Putin Delivers Body Blow To European Investor Psychology

On a day when US market participants were apparently feeling decidedly less enthusiastic about the outlook than they were just a few days ago (there’s some sarcasm in there — last week, stocks were caught up in an epic multi-session squeeze, which some mistook for fundamental bullishness and/or discretionary investors playing offense), I thought I’d highlight a few findings from the European edition of BofA’s monthly Global Fund Manager survey.

Note the emphasis on “European.” The regional poll doesn’t get much coverage in the financial media. In fact, it was just three months ago when, during a brief exchange with a reporter at a mainstream financial news outlet, I joked that I felt bad for the analysts who compile the poll because it’s perpetually overshadowed by Michael Hartnett and his flagship global survey.

Well, the joke’s on me in March, because thanks to Vladimir Putin’s decision to invade his neighbor, what the European money thinks is now more important than it’s been perhaps since the sovereign debt crisis.

One thing to like about the European survey is that the answers to the questions often admit of a bit more nuance. Consider, for example, the figure (below) which shows responses to a question about supply chain disruptions.

There’s quite a bit more informational value there than some of the broad-based questions included in the global poll.

The main takeaway is that the decrease in the percentage of respondents who said supply chain problems were weighing on growth and would only ease slowly (a dour outlook on its own) was mostly attributable to a surge in those who expect things to get worse. That, in turn, is attributable to the war. Following the invasion, no one was willing to say supply chain problems would ease rapidly and drive a growth rebound.

Also notable was the nuanced set of response choices related to a question about the prospect of “one last reopening boost” once the Omicron wave recedes — if it ever recedes.

The chart header speaks for itself but, again, the breakdown is mildly interesting. About 40% each think i) any additional reopening impulse in Europe will be short-lived, providing “marginal,” if any, support for stocks, or ii) to the extent there is another reopening impulse at some point, a hawkish ECB will overshadow it. On Monday, money markets were pricing two quarter-point hikes from Christine Lagarde by December.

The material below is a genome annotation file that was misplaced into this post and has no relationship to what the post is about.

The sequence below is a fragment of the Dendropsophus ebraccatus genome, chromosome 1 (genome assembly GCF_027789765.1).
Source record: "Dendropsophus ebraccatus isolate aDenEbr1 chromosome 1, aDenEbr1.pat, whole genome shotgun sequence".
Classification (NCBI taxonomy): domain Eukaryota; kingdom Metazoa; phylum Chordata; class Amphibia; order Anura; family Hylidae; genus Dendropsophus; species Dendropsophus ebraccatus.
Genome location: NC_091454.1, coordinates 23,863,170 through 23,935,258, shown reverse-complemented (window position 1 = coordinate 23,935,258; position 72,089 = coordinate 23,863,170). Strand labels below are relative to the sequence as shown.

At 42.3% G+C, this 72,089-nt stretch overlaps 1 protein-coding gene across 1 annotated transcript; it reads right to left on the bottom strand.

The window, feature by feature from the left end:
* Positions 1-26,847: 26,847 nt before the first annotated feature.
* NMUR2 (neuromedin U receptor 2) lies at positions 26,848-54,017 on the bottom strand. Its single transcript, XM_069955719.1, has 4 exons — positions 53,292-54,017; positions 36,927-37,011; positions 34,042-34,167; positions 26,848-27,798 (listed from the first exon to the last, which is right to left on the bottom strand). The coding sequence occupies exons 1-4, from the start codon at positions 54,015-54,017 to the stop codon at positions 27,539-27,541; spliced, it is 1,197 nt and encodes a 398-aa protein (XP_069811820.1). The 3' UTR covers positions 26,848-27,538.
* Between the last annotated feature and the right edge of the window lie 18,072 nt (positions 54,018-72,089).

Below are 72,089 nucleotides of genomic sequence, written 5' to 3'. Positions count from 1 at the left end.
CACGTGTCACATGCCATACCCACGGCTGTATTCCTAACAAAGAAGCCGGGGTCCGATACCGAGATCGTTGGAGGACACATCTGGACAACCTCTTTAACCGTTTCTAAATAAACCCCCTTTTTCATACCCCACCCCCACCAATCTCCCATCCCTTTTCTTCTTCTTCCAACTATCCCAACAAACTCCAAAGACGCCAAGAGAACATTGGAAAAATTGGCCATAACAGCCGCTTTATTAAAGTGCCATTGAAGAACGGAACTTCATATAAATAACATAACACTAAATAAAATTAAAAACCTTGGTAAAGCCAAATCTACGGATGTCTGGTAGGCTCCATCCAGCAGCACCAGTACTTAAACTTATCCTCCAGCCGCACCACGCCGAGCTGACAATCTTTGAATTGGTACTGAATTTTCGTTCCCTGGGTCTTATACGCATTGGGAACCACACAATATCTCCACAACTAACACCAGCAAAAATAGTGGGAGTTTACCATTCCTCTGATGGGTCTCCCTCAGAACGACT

BofA’s Andreas Bruckner and Sebastian Raedler described the collapse in European growth expectations as “historic.” “European investors have slashed their growth outlook for Europe in response to the Russia / Ukraine conflict [with] a net 69% of respondents expect[ing] the European economy to weaken over the coming year.” That was the highest share since the eurozone debt crisis.

Before you write that off as a dry, meaningless survey statistic, note that in February, a net 12% still expected better growth in Europe. So, the MoM swing was an astounding 81 percentage points! BofA’s data on that question goes back to 1994.

Almost as remarkable was the surge in the share of respondents who think equities have peaked for the current cycle. Nearly two in three said the top was in, compared to just one in five the prior month (figure below).

Almost half said the main risk to their portfolio was “not having enough defensive hedges.”

Speaking of defensive hedges, cash levels among panelists leaped more than one full percentage point to 5.6%. That was the highest in two decades, and nearly the highest level in history.

Note that virtually all of March’s pessimism (relative to February) came courtesy of Vladimir Putin.

On Sunday, the UN said the invasion has now forced 10 million people from their homes in Ukraine. That’s almost a quarter of the population. More than six million of those displaced individuals are still in Ukraine, seeking shelter wherever they can find it.

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3 thoughts on “Putin Delivers Body Blow To European Investor Psychology

    1. As for Russian psychology, their leaders obviously do an extraordinary job of clouding, and even exploding the financial horizon of their own people, as well as Europe’s market expectations. It is very unnecessary, and terribly sad.

  1. Personally, I have been looking for stagflation for quite awhile. Energy is a perfect example. I always feel it is underdiscussed as an important piece of the puzzle. When oil traded at $12 a barrel, it drove a wild boom in server farms. When it traded at $145 it broke the back of the mortgage market. Now we will see how it interracts with climate change reaching critical mass, food shortages and attendant social unrest in poorer, increasingly desperate countries. (Remember the Arab spring?). Meanwhile, America doesn’t really care that our government is incable of doing anything but running for reelection and increasing the personal wealth of our politicians. We had long and deep disinflation,, peace at the nuclear level, and an absence of natural diasters like pandemics. This is unwinding…It doesn’t guarantee a meltdown, and it’s still wildly dangerously to be short…

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